The Living Lab at uOttawa

Wednesday, July 18, 2012

hand holding a test tube of green magic

Welcome to our first ever Living Lab report. There are a couple of things I would like to highlight about the report and maybe one or two things I would like to say about where I see the program going.

The Living Lab is not a novel concept. It is a program that is slowly being embraced by several universities around North America. The basic principle of the program is as follows
  1. Problems are identified in the community and on campus
  2. Students study the problems and propose solutions as part of their course work
  3. The University studies the proposals and implements the ideas that have the best chance of succeeding
This is an incredibility simplistic view of what is in fact a very complicated open-innovation ecosystem. You can read this very technical Wikipedia entry if you want to dig deeper. What it boils down to is this... we have problems on campus and instead of burying them, we open them up for everyone to help solve. The only catch with us is that we focus on sustainability issues almost exclusively.

The origins of this program on campus date back to a course offered by Eric Crighton over four years ago. Our office worked with Eric to create better recycling stations on campus. It was a success. As tghe years have gone by, more and more courses have participated in the program. To date we have had students create sustainability policies, an environmental bill of rights, recycling videos, sustainability plans for natural resources, a biodiversity garden, etc...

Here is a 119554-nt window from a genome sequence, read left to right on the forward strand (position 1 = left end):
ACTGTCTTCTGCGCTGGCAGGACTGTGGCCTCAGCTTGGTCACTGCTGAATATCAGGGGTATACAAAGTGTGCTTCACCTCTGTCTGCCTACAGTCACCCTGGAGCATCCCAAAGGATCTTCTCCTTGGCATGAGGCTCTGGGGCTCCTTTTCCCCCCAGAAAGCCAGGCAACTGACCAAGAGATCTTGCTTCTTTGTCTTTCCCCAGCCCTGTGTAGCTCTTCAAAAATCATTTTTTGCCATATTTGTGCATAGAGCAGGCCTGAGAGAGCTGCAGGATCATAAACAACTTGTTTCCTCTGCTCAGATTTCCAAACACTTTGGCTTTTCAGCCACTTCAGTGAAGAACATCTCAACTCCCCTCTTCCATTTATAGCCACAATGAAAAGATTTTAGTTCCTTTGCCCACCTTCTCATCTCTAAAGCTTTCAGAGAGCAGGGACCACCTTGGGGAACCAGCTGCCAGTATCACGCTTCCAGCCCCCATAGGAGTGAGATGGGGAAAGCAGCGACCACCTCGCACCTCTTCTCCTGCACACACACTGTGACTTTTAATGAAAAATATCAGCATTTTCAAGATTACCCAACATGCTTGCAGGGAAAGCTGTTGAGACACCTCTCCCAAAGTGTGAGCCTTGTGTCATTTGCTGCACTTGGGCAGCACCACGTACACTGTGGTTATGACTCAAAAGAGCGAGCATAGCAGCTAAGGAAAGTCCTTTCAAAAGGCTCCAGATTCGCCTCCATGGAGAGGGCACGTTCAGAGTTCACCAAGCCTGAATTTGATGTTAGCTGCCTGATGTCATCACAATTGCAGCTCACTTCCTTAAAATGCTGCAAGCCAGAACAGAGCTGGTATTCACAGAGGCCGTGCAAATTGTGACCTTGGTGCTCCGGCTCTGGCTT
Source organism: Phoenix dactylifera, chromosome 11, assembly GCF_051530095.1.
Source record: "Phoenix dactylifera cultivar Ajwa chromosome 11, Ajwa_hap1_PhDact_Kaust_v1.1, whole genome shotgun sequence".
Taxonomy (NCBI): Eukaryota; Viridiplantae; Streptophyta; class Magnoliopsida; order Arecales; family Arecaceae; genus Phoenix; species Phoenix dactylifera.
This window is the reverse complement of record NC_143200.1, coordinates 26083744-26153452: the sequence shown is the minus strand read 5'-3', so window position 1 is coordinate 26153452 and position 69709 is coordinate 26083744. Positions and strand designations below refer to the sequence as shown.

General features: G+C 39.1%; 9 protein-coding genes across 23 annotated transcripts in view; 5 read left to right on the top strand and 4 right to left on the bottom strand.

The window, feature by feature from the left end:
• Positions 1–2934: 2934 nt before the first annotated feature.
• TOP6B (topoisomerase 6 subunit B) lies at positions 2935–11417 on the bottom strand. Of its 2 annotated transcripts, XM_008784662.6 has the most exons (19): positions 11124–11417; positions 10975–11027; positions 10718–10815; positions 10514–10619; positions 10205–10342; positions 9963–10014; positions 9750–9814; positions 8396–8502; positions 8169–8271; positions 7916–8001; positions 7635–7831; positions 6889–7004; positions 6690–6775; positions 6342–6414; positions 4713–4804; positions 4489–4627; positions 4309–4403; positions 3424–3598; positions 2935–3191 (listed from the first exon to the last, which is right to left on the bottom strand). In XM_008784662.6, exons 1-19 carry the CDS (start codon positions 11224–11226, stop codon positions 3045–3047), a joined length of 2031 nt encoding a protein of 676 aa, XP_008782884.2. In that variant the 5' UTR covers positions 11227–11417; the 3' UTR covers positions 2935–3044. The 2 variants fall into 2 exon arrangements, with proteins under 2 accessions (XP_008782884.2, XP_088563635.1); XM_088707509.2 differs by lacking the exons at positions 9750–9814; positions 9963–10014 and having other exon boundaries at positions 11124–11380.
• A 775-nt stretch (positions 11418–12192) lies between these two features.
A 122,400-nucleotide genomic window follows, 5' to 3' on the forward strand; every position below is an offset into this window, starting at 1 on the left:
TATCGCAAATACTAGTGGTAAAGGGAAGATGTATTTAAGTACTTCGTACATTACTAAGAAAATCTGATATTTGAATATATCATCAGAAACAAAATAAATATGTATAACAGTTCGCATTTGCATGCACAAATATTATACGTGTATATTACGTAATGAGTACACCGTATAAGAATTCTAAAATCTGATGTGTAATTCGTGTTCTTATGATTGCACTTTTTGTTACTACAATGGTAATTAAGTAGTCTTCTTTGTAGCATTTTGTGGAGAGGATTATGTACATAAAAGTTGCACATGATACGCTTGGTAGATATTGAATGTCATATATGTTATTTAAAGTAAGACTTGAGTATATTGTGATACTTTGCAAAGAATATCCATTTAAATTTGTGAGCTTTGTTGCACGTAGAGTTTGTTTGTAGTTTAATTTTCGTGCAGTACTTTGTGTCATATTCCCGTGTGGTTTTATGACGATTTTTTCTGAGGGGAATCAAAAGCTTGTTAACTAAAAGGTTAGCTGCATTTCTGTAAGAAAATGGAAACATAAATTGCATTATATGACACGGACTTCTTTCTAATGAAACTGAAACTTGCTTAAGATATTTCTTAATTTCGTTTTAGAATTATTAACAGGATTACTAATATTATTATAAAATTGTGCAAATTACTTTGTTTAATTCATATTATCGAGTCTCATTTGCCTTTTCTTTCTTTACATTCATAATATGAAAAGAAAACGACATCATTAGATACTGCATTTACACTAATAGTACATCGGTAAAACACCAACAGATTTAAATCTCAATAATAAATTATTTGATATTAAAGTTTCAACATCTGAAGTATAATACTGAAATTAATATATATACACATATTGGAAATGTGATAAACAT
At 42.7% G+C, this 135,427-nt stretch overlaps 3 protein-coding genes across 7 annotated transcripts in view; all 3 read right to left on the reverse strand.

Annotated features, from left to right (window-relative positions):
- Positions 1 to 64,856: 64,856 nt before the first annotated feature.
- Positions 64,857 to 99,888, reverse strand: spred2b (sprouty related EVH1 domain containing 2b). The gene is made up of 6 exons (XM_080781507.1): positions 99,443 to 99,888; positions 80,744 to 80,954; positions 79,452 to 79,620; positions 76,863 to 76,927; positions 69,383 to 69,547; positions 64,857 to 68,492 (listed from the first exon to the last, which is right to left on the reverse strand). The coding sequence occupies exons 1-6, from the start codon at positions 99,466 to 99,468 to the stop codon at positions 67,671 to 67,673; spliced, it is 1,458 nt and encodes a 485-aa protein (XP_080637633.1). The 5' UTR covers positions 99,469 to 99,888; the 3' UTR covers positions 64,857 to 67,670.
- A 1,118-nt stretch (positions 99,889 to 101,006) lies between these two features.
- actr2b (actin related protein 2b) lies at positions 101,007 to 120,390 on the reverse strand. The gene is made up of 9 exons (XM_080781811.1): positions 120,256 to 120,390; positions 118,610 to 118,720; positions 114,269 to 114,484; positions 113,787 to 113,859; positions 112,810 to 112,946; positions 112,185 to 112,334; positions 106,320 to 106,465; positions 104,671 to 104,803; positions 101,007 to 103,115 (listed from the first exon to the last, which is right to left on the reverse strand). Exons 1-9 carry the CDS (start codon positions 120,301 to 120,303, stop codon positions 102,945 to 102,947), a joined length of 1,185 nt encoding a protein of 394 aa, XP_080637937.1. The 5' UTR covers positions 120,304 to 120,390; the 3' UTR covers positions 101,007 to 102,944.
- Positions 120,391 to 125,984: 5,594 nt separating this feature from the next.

This year, the Office of Campus Sustainability worked with the CSL program to find solutions to many issues on campus. This has been our most prolific year to date. We worked with 573 students to create 470 products. This amounted to about 17,270 hours of volunteer time donated.

A big thanks to all the profs, students, and community partners that worked with us this year. I sincerely hope that we can keep up this pace and perhaps delve into more community initiatives. I would like to see the Living Lab help the University solve its operational problems and create more opportunities to improve the sustainability of the campus. Perhaps more studies on how to increase the green space on campus, how we can grow our own food, how we can reduce our energy consumption.

Of course, if you have any suggestions about how to improve the program or make the report better, we want your feedback. You can check out an advanced copy of the report here.

~ jON - campus sustainability manager
photo credit - jonathan rausseo

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